The 2,000-year-old story of Masada is weird -- though only slightly more so than that of the Alamo -- in you throw in a dash of Jonestown and pinch of Pompeii thrown.
The Israeli today regard it as a symbol of perseverance and survival -- though it's a story filled with defeat and death -- and when critics refer to right-wing Israelis as having a "Masada complex" they mean it as a willingness to die rather than surrender. The defenders of Masada were, after all, the Zealots. Tourists flood the place today, though it is not easy to get to or even enjoyable in the heat of summer. People get married and Bar and Bat Mitzavah'ed there.
We visited the site with Guitana -- the gigolo of a judge friend of Sally's who needed some stimulation for a day while she was working. He was driving, a plus, and he is Roman, which appealed to me in a perverse way since they were the conquerors of Masada. He spoke no English, which made for an especially long day, but he was photogenic.
Trouble had been brewing in the Roman empire's Jerusalem holding for some time but after the Romans destroyed the Second Temple in 70 what was known as the Great Revolt was supposed to be over. The Zealots fled to Masada, atop a huge isolated rock near the Dead Sea, which was much bigger than than it is today, depleted by mucking with the Jordan River, Global Warming and siphoning of the water for minerals and salt. After Rome destroyed Jerusalem and the Second Temple in 70, the Great Revolt was supposed to be over ended- -- but a band of surviving Zealots fled to an ingenious fortress of Masada, near the Dead Sea. Herod built this place, according to a brochure they give tourists. He never actually used it but he saw it as a great defensive position for this part of the empire and it outfitted it something like a resort spa. The 960 Zealot defenders held out here for three years. They had to be hoping that the Romans would just eventually say, "To hell with this," and go -- as we tourists were tempted to.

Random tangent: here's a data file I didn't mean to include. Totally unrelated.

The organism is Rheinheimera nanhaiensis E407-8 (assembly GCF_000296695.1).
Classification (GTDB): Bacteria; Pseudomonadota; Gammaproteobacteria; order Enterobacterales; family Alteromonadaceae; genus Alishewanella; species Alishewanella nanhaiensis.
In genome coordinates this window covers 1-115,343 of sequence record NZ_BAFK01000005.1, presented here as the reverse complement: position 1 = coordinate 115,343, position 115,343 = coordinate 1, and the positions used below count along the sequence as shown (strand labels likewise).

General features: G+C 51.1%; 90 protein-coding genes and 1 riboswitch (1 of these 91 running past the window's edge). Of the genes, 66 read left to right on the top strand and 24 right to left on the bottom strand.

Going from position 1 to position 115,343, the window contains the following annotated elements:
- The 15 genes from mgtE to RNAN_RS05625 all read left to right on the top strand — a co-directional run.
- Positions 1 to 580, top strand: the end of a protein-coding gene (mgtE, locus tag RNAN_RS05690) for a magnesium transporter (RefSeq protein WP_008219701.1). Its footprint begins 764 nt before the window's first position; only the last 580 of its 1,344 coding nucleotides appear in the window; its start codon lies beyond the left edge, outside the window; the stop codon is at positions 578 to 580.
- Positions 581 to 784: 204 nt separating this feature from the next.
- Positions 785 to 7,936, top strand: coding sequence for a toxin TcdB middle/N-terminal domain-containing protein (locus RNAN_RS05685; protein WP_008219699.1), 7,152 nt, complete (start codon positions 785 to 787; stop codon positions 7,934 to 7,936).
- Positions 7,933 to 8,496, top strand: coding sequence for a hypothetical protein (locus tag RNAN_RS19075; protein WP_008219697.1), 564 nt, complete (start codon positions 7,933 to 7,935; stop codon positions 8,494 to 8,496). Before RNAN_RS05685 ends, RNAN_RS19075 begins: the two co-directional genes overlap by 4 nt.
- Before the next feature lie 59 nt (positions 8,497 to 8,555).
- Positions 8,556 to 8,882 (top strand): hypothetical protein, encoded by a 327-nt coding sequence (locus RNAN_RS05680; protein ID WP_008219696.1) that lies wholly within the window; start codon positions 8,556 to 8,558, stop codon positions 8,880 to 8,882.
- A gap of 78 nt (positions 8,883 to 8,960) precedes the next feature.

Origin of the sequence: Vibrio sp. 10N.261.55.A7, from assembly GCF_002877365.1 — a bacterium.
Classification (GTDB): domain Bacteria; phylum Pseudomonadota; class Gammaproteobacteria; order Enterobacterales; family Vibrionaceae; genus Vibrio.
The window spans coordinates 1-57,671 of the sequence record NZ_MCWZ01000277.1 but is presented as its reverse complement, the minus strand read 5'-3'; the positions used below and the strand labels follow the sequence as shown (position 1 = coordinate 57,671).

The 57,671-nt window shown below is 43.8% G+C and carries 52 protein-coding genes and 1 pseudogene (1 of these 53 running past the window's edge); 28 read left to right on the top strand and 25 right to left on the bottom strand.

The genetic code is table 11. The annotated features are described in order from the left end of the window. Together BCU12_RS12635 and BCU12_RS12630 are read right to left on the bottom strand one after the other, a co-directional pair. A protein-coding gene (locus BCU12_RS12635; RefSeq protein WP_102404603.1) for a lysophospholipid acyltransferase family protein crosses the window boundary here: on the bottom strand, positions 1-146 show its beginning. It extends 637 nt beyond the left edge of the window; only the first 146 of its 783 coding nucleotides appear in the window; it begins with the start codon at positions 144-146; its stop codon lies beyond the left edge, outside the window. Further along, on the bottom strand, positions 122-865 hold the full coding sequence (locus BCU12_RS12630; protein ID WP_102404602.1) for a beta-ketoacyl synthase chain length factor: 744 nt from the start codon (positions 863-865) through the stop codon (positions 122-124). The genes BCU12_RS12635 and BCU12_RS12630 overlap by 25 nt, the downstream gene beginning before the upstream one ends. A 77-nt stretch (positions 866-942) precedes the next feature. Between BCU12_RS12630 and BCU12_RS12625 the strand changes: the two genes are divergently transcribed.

But as the Carthaginians discovered during the Punic wars, the Romans were patient and vengeful. The 10th Legion built rams and weapons and figured out how to attack up the steep and hostile mountain. They did not have the choice of cable cars that we do today.
You can still see the spot where the fort walls were breached -- it's easy, in fact, since there's a big sign that says "Breaching Site." The Zealots saw their inevitable defeat coming and came up with a counter plan.
They picked 10 men to kill 10 comrades and then the 10 selected one of their number to kill nine, then himself. That's one version.
Another is that the Zealots agreed to commit mass suicide rather than face Roman enslavement and sale of their women into prostitution.
Flavius Josephus, who some accounts call a traitor to the Jews, wrote the only know account of the event. he said two women and five children hid and survived to spread the word. But it was mostly a forgotten story until a people about in the 1920s and a lot of archaeological digging more recently. Some 25 skeleton were found; the rest may have been lost to animals and the elements, according to guides at the site, which, though baked in the sun, offers all kinds of clues about life atop the mountain just as Pompeii does about life before Vesuvius struck.
It was hardly austere. There are still signs of ritual baths and a public swimming pool, dovecots where birds for dinner could be raised, a spacious quarter for the commander, mosaic floors and a complex and coolly engineered water system based on cisterns.